Creative Art is taught at DWC with the aim of encouraging and developing students’ imagination, sensitivity, conceptual thinking, powers of observation and analytical ability. Students gain confidence and enthusiasm as they develop technical skills in two and three dimensional form and composition, and are able to identify and solve problems in visual and tactile forms. Students also learn how to develop ideas from initial attempts to final solutions. An ideal foundation for further study, Art and Design also develops a greater awareness of the role played by the visual arts in society and in history, broadening cultural horizons and individual experience.
At Key Stage 3 students are developing a range of skill generating a momentum into GCSE. Modules studied include: Drawing and shading, Still life, Painting, study of famous Artist and Genres, Pattern and Design, Mosaic, Art Movement, Ancient Nigerian Art Culture and Study of Still
At Key Stage 4 students will focus on the Cambridge IGCSE Art and Design syllabus; meeting the following Assessment Objectives (AOs) which apply to all components:
AO1 Gathering, recording, research and investigation 20%
(a) Investigate and research a variety of appropriate sources
(b) Record and analyse information from direct observation and/or
Other sources and personal experience
AO2 Exploration and development of ideas 20%
(a) Explore a range of visual and/or other ideas by manipulating images
(b) Show a development of ideas through appropriate processes
AO3 Organisation and relationships of visual and/or other forms 20%
(a) Organise and use the visual and/or other forms effectively to express ideas
(b) Make informed aesthetic judgements by recognising the effect of relationships between visual and/or other forms
AO4 Selection and control of materials, media and processes 20%
(a) Show exploration and experimentation with appropriate materials
(b) Select and control appropriate media and processes, demonstrating practical, technical and expressive skills and intentions
AO5 Personal vision and presentation 20%
(a) Show personal vision and commitment through an interpretative and creative response
(b) Present an informed response through personal evaluation,
reflection and critical thinking
In relation to the above Assessment Objectives students will study: Life Composition, Design of Logos, Exam Preparation Questions and an Interpretive Study.
We have exciting Art trips and the students have many opportunities to exhibit their work, either in house or in an art gallery in Lagos.
Performing Arts at Day Waterman College offers students the opportunity to study Music, Drama and Dance. These subjects enrich a student’s education by nurturing talent, promoting success and inspiring creativity. The very nature of the Creative Arts in education promotes thought, encourages expression, provides valuable life- long learning that can deepen empathy whilst building confidence and raising self esteem.
We have a new purpose built Arts Centre which will house our diverse curriculum and provide a professional environment for every student. We are building an Arts programme which will ensure high standard performances for all and exhibition of work that can be regularly shared with the wider community. We are striving for excellence in the Creative Arts and with the experience of our staff, excellent facilities; alongside the support of the school, parents and the wider community the prospects are endless and exceptional opportunities are unfolding at a rapid pace.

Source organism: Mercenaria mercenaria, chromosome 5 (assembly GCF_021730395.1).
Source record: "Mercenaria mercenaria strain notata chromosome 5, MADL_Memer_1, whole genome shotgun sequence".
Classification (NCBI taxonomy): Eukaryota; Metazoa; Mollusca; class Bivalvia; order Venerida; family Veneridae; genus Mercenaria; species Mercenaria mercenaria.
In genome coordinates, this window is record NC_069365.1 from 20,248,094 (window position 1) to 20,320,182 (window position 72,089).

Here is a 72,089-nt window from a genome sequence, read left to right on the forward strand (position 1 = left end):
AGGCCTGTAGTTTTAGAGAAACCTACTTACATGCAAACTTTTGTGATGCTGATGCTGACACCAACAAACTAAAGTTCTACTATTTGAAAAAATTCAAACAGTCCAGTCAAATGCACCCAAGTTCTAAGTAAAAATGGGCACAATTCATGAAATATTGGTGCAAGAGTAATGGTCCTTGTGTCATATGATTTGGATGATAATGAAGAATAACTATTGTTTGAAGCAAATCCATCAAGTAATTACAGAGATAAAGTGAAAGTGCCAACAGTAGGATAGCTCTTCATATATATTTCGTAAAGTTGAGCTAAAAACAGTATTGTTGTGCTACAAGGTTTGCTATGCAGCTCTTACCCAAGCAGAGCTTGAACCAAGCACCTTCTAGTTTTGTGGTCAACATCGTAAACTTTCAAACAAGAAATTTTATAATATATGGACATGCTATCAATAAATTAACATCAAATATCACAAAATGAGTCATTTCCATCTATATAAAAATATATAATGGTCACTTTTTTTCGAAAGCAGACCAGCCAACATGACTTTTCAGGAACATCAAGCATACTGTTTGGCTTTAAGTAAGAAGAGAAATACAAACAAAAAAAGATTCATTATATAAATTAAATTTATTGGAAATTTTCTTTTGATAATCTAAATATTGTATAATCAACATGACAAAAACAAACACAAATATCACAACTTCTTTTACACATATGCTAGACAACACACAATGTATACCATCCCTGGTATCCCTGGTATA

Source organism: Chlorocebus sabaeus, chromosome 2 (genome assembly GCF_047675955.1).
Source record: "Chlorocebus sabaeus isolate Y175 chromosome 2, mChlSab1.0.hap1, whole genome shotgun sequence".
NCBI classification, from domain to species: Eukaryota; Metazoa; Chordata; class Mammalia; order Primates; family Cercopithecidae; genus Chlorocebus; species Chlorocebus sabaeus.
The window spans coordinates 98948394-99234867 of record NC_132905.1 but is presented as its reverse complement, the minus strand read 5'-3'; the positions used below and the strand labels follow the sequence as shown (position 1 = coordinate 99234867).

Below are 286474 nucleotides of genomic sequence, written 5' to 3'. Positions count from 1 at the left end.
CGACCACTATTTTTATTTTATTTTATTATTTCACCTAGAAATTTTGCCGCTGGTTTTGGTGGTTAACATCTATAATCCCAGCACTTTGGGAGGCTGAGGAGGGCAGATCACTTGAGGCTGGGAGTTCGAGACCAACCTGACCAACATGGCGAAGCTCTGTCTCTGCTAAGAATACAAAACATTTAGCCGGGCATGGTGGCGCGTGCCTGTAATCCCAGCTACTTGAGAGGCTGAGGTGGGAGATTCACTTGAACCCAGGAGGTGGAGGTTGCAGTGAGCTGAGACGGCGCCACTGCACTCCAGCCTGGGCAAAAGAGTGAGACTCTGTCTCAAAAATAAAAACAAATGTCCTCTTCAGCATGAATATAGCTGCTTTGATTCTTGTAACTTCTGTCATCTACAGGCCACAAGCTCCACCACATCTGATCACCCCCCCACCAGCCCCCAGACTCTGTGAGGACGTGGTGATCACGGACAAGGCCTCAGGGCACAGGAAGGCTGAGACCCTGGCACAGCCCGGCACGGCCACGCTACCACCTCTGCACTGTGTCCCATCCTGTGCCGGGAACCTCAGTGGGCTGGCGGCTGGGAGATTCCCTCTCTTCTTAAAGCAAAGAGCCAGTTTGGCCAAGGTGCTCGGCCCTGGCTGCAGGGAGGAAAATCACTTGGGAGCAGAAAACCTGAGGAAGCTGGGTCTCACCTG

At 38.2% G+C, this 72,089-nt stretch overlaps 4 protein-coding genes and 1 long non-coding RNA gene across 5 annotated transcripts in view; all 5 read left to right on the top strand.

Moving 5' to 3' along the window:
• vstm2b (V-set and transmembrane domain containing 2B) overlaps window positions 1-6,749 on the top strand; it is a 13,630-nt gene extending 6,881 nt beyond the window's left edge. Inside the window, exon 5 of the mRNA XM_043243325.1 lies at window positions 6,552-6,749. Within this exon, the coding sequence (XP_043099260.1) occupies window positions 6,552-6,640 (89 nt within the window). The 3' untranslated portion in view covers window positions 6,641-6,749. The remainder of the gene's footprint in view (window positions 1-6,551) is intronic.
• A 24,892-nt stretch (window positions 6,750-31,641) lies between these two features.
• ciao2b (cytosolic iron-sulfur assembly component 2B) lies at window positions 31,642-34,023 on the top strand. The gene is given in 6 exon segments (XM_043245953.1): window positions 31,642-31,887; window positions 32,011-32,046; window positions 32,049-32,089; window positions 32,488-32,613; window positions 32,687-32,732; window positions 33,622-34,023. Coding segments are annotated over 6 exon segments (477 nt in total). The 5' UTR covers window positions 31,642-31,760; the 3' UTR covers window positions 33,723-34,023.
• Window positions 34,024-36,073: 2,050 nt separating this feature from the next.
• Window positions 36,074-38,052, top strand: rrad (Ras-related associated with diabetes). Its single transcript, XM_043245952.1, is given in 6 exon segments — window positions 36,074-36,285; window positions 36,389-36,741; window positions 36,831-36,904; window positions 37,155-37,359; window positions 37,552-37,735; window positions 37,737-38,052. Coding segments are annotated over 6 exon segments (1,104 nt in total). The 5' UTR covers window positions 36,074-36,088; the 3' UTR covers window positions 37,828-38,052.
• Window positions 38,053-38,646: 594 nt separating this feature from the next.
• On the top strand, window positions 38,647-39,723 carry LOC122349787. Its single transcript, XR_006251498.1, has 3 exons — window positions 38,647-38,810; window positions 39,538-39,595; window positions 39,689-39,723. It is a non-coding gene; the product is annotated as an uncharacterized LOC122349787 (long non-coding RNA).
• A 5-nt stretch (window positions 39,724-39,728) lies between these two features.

Each curriculum area has developed a strong programme to ensure each student has the capacity to reach their potential and achieve excellence in the Creative Arts.
At Day Waterman College, We boast of a state of the art theatre centre and studio recording facilities. We nurture and teach Drama both at KS3 and KS4 for Cambridge International Examinations iGCSE. Drama is an active examinable subject at iGCSE and a co-curricular activity for enrichment programs. This can’t go without special mention of Christmas and end of year productions which have taken place at our theatre and studios.
· What a Knight (An adaptation)
· Macbeth (An adaptation)
· The Rocky Monster Show (An adaptation)
· Arabian nights (An adaptation)
· The gods are not to blame (An adaptation)
· Hair Spray (An adaptation)
· The Orchestra is innocent (An original Production)
Syllabus Aims The syllabus aims to:
• Develop candidates’ understanding of drama through practical and theoretical study
• Enable candidates to understand the role of actor, director and designer in creating a piece of theatre
• Develop candidates’ acting skills, both individually and in groups
• Enable candidates to develop their skills in devising original drama
• Help candidates communicate feelings and ideas to an audience
• Foster understanding of the performance process and enable candidates to evaluate the various stages of that process
• Encourage enjoyment of drama.
Assessment Objectives Understanding repertoire: Candidates will be assessed on their ability to demonstrate knowledge and understanding of the possibilities of repertoire, and how to interpret and realise it in a live performance. Devising: Candidates will be assessed on their ability to devise dramatic material and reflect on its effectiveness. Acting skills: Candidates will be assessed on their acting skills and their ability to communicate effectively to an audience. Component 1 : Written examination 2 hours 30 minutes